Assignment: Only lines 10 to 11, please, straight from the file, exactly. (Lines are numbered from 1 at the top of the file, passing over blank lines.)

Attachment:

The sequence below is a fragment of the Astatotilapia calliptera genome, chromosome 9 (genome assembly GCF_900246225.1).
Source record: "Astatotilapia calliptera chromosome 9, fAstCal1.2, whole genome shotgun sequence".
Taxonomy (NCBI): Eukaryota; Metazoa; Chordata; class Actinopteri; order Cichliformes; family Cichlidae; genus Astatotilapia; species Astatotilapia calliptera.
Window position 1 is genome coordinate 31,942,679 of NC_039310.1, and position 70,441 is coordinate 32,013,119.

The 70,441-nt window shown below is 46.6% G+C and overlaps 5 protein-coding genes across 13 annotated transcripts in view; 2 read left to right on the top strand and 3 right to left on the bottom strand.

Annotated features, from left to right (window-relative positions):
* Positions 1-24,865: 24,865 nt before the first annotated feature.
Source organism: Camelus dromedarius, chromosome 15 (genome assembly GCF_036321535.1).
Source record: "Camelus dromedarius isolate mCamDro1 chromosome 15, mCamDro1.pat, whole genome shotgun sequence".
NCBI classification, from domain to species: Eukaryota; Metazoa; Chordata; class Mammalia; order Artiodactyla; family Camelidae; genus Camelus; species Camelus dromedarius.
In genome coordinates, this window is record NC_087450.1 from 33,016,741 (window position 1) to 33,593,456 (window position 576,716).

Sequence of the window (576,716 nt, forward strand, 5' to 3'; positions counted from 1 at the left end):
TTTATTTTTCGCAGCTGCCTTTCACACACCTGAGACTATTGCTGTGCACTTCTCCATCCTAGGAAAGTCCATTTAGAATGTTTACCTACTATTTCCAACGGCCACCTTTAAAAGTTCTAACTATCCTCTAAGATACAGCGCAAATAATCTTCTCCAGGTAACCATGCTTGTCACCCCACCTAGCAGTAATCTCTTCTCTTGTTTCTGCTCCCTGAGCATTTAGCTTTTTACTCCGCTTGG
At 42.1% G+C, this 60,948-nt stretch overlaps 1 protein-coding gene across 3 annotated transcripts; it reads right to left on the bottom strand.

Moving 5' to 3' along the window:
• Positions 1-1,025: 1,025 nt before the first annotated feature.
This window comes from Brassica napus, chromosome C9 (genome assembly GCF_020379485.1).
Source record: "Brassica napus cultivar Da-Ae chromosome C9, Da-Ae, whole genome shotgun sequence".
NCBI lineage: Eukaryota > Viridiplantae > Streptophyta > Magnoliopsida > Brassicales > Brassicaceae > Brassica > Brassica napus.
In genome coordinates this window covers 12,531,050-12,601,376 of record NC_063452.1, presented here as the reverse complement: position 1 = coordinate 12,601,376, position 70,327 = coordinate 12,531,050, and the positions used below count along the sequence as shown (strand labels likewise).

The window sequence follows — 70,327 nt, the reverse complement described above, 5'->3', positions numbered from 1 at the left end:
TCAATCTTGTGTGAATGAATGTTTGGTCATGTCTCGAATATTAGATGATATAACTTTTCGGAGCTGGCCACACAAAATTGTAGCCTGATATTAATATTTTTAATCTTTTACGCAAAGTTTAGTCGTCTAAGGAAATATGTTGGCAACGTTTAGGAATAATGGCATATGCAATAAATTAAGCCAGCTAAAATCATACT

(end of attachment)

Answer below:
NCBI classification, from domain to species: Eukaryota; Metazoa; Chordata; class Mammalia; order Artiodactyla; family Camelidae; genus Camelus; species Camelus dromedarius.
In genome coordinates, this window is record NC_087450.1 from 33,016,741 (window position 1) to 33,593,456 (window position 576,716).